Banerjee, pursuing a PhD in comparative literature, completed both her bachelor’s and master’s degrees in comparative literature at Jadavpur University in India.
Banerjee’s proposed thesis, Stories of Her Shifting Orbits – Indian Woman Refurbishing her Face through the Fluid Edges of Post-independence History, examines the metamorphosis of ‘family’ as a concept and locating the changing position of women within and without the domesticity, against the larger backdrop of post-Independence India. The goal of this research is to identify the different strategies of patriarchy in terms of the sexual violence they inflict.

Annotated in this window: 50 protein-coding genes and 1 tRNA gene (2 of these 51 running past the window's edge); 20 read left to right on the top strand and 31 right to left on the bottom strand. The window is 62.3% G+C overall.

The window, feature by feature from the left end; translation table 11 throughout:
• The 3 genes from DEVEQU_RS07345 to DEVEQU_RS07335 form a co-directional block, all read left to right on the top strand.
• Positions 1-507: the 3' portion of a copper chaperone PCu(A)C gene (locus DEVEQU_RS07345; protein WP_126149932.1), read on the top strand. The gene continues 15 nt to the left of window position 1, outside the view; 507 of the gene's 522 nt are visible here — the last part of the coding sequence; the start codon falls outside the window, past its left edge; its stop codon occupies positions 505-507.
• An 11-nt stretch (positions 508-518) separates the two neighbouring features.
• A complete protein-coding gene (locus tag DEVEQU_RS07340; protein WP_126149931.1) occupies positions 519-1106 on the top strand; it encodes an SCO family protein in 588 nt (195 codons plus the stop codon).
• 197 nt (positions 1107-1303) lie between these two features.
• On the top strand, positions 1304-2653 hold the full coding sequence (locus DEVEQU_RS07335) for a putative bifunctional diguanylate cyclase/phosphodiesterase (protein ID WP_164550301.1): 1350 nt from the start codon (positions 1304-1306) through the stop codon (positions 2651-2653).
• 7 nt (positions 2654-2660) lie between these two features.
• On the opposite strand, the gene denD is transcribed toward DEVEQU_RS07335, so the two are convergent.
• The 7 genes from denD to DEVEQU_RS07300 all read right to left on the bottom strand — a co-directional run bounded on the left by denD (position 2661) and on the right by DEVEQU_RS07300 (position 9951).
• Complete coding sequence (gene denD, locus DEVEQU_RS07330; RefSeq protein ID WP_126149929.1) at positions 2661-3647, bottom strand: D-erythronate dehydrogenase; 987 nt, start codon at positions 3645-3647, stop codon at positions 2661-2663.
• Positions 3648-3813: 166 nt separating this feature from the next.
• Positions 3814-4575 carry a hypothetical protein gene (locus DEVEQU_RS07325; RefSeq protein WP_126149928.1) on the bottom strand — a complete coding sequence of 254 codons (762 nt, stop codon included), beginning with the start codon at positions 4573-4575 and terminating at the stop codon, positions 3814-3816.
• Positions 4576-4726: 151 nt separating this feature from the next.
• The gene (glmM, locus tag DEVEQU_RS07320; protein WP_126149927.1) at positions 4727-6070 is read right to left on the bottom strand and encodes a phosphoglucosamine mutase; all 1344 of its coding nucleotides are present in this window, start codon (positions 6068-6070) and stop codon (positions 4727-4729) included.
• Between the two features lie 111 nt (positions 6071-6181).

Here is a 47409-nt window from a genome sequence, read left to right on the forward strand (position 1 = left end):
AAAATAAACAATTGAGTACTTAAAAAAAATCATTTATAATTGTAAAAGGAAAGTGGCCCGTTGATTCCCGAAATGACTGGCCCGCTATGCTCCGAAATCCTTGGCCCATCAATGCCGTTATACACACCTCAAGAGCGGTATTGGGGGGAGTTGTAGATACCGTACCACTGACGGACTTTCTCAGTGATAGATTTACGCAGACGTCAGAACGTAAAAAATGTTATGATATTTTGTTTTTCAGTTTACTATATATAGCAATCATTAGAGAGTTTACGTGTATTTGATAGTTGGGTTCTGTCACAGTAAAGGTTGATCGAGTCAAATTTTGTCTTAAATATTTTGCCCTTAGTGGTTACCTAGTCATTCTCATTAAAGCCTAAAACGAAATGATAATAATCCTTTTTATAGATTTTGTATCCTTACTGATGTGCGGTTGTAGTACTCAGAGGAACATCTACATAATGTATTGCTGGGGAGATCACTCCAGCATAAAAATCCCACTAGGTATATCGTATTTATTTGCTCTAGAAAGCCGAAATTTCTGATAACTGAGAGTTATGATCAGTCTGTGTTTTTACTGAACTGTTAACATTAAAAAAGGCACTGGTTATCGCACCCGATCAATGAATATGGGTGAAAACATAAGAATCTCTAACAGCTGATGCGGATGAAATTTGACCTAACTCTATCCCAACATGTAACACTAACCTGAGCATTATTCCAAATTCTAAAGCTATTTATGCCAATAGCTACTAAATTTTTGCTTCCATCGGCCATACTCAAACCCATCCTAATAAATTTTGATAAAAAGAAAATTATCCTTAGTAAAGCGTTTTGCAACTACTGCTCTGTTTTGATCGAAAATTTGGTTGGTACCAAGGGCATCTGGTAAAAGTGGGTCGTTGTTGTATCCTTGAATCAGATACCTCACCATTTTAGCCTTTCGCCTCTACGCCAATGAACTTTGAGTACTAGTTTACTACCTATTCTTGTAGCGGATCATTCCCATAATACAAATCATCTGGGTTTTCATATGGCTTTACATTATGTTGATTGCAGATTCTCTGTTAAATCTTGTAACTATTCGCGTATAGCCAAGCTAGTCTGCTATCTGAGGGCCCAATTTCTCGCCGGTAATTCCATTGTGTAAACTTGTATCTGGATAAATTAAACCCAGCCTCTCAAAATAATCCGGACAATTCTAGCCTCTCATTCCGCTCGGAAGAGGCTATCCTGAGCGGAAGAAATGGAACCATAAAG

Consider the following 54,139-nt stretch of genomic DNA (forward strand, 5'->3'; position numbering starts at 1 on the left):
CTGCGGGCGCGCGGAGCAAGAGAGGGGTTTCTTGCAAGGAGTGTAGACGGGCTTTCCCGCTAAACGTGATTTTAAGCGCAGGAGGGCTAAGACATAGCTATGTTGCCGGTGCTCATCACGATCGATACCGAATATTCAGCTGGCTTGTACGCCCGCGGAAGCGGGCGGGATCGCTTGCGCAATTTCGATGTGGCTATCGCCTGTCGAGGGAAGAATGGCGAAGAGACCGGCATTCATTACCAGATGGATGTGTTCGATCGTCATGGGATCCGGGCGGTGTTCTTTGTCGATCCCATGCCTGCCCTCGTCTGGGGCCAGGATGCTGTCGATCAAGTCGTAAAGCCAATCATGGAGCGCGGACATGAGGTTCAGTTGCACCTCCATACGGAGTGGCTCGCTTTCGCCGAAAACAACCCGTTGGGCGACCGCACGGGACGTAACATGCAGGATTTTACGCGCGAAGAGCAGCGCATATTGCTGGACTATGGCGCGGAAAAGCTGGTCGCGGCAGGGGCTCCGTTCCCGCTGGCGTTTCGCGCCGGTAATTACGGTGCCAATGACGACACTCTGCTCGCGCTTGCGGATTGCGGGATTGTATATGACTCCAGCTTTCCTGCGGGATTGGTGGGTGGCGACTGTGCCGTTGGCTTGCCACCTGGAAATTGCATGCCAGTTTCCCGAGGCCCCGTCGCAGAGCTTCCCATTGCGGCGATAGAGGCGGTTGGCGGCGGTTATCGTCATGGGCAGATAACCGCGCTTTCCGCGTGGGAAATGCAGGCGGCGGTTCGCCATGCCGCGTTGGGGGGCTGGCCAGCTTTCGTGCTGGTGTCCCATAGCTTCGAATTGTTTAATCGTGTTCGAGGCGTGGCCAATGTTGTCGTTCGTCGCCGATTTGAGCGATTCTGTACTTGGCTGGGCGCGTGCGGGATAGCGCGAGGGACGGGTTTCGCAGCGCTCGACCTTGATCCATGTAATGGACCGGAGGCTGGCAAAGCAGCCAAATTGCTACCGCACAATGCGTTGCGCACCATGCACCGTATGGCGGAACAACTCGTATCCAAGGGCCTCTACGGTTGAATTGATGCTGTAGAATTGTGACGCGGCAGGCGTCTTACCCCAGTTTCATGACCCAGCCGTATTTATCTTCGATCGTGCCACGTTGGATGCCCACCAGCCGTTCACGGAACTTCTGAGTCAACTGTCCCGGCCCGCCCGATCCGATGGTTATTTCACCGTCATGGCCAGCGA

“It goes without saying that the faculty members here are superb – their disposal to an uninitiated student could not have been any better,” she says. “Any word to describe the immense momentum of love, co-operation and support that I have been receiving from these people would be too limited and dilute.”
Comparative Literature and Culture focuses on international literature as well as film, visual art and music within the context of cultural history, linguistic development, economic practices, as well as philosophical and aesthetic assumptions. You will become “culturally literate” through contact with important artistic achievements from numerous countries. Although you can learn many languages at the Department of Modern Languages and Literatures, courses in Comparative Literature and Culture are all taught in English, and all the texts are read in translation.